Ministers responsible for water and environment from all 10 countries that make up the Nile basin are meeting in Entebbe, Uganda this week to debate the precarious future of the organisation that is dogged by funding challenges as well as disagreements over the right of use of the Nile waters.
Motivated by the desire to pull down a colonial era regime that gave Egypt undue advantage in the use of the Nile’s waters over all other countries upstream of the river, the basin countries have over the past decade been trying to find some win-win situations that can allow them undertake development projects using the Nile basin’s water system.
Supported by the World bank and other donors, the Nile Basin Trust Fund was created to support initiatives developed by the Nile Basin Initiative aimed at promoting the sustainable use of Nile basin resources in member countries.
In 2014 however, the World Bank ended its financial support to the Nile Basin Trust Fund, a situation that has left the organisation in serious financial predicament. The situation has been made more serious by a reported unwillingness by member countries to raise sufficient funds not only to run the NBI secretariat but also fund the cooperation’s projects.
Uganda’s new minister for water Sam Cheptoris didn’t beat about the bush on the financial woes that face the NBI as he was speaking to the press this week ahead of the ministerial meeting.
Cheptoris said: “One of the main issues [to be discussed] is financial sustainability to enable smooth implementation of the NBI programme and meet core operational costs,” Cheptoris noted that the plan is to ask member countries to raise their contributions from the current US$137,000 to US$ 245,000 in the next financial year.
But some have questioned the ambition of persuading countries to raise their pledges considering that some have previously defaulted on the smaller fees.
It is what one observer familiar with the workings of the NBI referred to as, dependence syndrome, NBI member states have been unwilling to fund the activities of the meant to show that Nile Basin member countries are unable to support their own initiatives especially when donors leave.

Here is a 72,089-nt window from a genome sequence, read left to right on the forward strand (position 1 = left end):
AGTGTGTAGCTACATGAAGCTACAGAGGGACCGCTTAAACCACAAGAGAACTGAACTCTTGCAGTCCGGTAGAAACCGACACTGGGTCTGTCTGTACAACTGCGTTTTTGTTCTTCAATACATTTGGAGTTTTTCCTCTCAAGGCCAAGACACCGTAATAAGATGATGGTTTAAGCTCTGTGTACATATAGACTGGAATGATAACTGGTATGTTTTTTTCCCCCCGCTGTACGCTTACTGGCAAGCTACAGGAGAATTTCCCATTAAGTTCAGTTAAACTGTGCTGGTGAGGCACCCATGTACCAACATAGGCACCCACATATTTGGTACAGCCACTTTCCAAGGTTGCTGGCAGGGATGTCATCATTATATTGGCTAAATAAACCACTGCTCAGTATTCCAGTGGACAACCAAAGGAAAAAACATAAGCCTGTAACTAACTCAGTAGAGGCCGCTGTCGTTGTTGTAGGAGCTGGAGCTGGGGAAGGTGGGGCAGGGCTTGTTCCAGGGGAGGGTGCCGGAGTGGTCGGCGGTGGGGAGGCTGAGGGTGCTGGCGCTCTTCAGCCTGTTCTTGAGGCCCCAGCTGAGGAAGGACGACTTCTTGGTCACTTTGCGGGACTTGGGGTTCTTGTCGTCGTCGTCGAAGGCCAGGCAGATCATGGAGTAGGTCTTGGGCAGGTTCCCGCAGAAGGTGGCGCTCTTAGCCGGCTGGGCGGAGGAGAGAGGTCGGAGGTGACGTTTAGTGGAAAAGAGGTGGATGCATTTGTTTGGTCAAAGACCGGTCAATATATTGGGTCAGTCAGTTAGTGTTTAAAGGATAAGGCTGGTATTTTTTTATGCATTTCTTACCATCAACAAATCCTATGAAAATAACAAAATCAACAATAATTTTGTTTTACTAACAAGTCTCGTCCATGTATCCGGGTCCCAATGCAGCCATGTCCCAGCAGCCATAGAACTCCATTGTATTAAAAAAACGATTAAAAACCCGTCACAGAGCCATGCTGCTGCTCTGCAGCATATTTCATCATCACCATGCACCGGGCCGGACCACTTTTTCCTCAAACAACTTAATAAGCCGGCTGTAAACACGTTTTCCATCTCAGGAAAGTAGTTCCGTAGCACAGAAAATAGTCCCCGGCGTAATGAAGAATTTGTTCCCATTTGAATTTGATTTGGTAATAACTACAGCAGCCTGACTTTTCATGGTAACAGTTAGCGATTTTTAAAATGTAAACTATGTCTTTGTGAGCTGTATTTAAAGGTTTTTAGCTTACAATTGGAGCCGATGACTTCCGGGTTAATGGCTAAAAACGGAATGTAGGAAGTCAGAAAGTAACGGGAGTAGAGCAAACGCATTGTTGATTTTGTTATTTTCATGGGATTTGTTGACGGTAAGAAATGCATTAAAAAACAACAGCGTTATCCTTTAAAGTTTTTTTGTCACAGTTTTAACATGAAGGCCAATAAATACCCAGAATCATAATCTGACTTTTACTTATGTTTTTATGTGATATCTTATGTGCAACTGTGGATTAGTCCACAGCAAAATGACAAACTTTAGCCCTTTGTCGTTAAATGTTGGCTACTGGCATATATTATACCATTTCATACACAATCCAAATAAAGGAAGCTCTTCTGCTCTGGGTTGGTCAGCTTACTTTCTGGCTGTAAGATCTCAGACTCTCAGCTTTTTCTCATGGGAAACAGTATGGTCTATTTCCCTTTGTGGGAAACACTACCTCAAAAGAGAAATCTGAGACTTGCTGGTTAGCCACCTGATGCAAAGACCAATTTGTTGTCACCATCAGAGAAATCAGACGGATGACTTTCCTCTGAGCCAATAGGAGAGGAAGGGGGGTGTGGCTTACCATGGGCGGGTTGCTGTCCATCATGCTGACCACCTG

The Nile Basin Initiative brings together ten countries that include Uganda, Kenya, Tanzania, Rwanda, Burundi, DR. Congo, Ethiopia, The Sudan, South Sudan and Egypt.
Minister Cheptoris also mentioned the desire to persuade Egypt to fully participate in the NBI activities and programmes as another mission for the ministerial meeting.
Egypt withdrew its active participation in the NBI following the signing in 2010 of the Cooperative Framework Agreement for the River Nile Basin, a protocol that empowers Nile riparian states to undertake development projects without Egypt’s approval.
Egypt has previously declared it would go to war if any country dared divert the waters of the Nile for such activities as irrigation, mega hydro power plants that can reduce the amount of water flowing to Egypt. Egypt considers the Nile as its birth right and supports a colonial era agreement that was signed by the British to prevent other countries from using the Nile river water.
One NBI insider who chose to remain anonymous argued that Egypt’s adamancy to continue persue colonial era agreements that were signed by the British on behalf of other countries is insulting.
He said: “Since 2010 when Egypt withdrew from the NBI, it has been sending representatives to each ministerial meeting. We should be asking them what do they mean by non participation when they continue to send people.”
In rejecting the view that other Nile basin countries have to wait for Egypt’s approval of other countries’ project, the source cited Ethiopia which ignored the infamous 1959 treaty and decided to build the Grand Renaissance dam, a 6000 MegaWatt hydro power plant that is expected to be Africa’s biggest day.
The source argues that Egypt has no choice but to cooperate with other member countries of the basic especially since it contributes zero percent to the flow of the river.
In March 2015, Egypt’s president Abdel Fattah al-Sisi offered ‘needless’ approval to the Grand renaissance dam when he met with Ethiopia’s Prime Minister Hailemariam Desalegn and The Sudan’s Omar Al Bashir in Khartoum to say that Egypt had chosen cooperation for the sake of allowing the development of Ethiopia. Ethiopia started diverting the Blue Nile in May 2013.
The dependence on donors as well as unwillingness by Nile basin countries to ignore the colonial era agreemennt, one observer notes, underscores the sad state of underdevelopment in which many countries remain entrapped.
Using the Nile, Egypt has built hugely successful agricultural, tourism, and manufacturing industries and helped the country become the third biggest economy in Africa, after Nigeria and South Africa.
With more countries now reportedly determined to pursue serious energy projects on the Nile, it looks likely that Egypt will have to cooperate than distance itself from the cooperation.